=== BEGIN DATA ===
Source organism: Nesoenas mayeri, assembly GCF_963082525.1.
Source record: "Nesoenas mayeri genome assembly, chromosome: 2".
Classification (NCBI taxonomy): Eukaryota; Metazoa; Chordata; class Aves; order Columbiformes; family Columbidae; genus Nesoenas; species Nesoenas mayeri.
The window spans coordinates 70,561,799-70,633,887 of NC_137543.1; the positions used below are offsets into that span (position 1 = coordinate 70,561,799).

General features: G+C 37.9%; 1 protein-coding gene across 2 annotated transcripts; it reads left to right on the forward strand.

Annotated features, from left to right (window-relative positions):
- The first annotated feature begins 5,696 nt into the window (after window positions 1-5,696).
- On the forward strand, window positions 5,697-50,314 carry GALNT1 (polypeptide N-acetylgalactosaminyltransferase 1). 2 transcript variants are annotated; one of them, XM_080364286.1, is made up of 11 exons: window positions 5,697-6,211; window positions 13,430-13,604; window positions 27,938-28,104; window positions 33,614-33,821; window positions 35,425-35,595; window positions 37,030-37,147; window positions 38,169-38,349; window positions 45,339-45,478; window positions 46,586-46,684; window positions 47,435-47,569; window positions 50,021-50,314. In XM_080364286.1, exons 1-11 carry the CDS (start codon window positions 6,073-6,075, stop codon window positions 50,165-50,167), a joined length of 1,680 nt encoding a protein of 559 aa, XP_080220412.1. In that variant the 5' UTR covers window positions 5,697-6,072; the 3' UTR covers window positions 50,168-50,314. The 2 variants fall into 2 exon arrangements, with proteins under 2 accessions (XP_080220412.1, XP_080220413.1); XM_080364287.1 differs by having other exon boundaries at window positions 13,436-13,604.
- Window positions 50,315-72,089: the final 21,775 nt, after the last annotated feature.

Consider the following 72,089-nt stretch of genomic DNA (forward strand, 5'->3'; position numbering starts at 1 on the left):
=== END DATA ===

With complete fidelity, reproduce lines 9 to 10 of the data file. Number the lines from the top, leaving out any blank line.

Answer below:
- Window positions 50,315-72,089: the final 21,775 nt, after the last annotated feature.

Consider the following 72,089-nt stretch of genomic DNA (forward strand, 5'->3'; position numbering starts at 1 on the left):